I am routinely asked about the advantages and disadvantages of starting a Commodity Trading Advisor (CTA) as opposed to a Commodity Pool Operator (CPO). This is a great question and one that all money managers interested in handling forex or commodity managed accounts should consider. If answered incorrectly, this question could literally ruin the chances for success as a CFTC registrant and NFA member. If that statement was not strong enough to peak interest, how about this one: a wrong decision in this space will likely cost thousands of dollars and countless hours of valuable time.
Risk control is a complex subject, and an area where simple and robust guides are particularly valuable. Few concepts are simpler and more intuitive than the stoploss, and it has taken a vice-like grip on some investors' approach to the subject. During investor meetings, I have even been asked: "Let us talk about risk control... what kind of stoploss do you use?"
Unfortunately, despite its appeal the stoploss is no panacea. In fact, it is not even a good system for the vast majority of portfolio investors, as a simple simulation will illustrate. The stoploss rule I will consider is that any position is automatically closed when it loses more than a certain fixed percentage from the initial price at which the trade was made.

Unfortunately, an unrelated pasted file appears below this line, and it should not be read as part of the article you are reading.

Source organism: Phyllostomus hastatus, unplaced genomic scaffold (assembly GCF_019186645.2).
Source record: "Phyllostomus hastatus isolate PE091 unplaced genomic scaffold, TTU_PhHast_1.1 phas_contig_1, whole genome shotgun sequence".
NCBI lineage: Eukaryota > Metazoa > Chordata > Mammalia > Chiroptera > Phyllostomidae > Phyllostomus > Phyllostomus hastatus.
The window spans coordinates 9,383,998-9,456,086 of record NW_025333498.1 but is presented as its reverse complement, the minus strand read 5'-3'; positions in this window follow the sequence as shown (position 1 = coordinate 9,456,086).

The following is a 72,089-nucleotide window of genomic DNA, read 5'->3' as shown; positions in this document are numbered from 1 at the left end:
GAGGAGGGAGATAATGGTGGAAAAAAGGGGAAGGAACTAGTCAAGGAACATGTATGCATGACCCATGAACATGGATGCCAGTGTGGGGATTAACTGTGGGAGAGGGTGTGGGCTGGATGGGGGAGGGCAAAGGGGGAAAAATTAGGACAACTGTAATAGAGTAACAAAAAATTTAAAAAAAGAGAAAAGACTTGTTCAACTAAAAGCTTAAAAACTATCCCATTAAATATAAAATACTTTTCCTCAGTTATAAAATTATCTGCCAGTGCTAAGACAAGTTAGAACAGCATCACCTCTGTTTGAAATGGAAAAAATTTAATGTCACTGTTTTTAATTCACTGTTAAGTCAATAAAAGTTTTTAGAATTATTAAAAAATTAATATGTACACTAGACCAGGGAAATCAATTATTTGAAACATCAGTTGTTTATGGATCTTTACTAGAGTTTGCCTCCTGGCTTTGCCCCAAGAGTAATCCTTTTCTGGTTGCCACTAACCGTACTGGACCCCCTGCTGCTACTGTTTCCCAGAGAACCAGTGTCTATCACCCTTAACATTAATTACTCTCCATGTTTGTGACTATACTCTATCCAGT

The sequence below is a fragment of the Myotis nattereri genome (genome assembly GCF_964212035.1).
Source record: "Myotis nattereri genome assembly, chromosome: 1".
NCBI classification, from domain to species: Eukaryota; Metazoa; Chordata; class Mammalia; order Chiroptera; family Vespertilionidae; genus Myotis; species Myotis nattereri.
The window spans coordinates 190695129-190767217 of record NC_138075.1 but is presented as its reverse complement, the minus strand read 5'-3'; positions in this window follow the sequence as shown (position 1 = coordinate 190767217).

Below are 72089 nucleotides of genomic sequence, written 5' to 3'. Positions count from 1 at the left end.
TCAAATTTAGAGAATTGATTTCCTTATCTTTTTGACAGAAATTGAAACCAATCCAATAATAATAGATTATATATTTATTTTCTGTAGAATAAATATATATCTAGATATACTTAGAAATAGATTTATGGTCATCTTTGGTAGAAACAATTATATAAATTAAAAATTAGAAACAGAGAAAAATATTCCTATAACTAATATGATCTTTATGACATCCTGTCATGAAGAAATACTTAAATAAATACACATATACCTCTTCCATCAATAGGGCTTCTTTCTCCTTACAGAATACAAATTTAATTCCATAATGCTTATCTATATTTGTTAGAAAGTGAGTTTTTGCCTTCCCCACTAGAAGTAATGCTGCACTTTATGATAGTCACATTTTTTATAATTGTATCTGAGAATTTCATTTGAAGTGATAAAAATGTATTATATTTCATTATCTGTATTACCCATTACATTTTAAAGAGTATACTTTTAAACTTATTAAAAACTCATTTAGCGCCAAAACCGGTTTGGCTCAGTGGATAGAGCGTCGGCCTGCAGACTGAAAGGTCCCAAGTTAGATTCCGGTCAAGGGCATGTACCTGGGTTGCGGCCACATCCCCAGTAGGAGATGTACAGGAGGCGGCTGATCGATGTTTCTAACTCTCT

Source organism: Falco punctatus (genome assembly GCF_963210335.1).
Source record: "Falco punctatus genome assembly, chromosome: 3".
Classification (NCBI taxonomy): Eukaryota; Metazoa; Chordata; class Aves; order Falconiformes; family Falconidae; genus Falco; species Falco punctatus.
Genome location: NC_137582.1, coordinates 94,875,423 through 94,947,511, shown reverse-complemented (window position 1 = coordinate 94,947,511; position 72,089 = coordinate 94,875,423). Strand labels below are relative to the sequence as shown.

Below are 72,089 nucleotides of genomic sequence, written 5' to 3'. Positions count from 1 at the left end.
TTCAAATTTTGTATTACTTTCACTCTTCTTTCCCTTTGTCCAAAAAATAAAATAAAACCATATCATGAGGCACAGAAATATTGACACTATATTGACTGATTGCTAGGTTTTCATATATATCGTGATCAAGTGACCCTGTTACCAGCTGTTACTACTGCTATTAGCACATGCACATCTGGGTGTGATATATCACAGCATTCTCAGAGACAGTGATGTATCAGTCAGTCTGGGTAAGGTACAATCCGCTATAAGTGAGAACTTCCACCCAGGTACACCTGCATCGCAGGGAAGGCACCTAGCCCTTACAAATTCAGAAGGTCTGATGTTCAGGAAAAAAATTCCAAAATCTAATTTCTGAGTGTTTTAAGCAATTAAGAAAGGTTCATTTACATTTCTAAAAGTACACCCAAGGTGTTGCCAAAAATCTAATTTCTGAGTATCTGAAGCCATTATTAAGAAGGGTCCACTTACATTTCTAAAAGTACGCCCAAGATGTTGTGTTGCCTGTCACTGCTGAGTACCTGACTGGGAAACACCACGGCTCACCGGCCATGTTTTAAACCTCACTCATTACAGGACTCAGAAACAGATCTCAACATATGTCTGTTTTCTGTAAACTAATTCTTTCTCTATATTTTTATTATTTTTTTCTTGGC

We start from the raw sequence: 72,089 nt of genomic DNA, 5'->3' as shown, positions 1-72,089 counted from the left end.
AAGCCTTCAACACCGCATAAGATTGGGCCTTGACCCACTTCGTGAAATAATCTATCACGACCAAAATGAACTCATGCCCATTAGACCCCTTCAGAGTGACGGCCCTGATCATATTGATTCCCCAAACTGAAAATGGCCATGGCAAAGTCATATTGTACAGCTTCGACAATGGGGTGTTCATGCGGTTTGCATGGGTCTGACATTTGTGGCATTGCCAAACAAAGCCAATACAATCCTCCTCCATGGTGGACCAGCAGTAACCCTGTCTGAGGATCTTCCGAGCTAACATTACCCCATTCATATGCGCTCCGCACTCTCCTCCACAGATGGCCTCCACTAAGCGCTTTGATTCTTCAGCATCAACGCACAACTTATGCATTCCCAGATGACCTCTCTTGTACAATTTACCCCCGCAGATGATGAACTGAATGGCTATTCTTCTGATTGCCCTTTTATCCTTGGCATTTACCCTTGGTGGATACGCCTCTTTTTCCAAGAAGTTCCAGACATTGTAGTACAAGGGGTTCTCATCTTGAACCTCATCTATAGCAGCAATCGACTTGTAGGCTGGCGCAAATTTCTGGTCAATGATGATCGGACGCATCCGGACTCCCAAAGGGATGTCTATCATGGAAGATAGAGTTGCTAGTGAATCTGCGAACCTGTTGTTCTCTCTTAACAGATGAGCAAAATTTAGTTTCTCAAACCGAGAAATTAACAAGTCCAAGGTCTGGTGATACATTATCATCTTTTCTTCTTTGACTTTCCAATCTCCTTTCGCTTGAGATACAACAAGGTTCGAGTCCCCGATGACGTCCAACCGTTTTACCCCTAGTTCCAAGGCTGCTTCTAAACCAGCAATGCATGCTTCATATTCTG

The growth of investments in CTA (Commodity Trading Advisor) funds has been explosive. In 2003 alone, CTA investment growth has been in the magnitude of 30% according to the Barclay Group. Total CTA assets now exceed $66 billion. What is the appeal of CTA strategies, and more importantly, what is the outlook? This article will provide a definition of CTAs, differentiate among the approaches to trading, and then discuss reasons for their popularity. The conclusion will attempt to outline what investors should and should not expect from a CTA investment.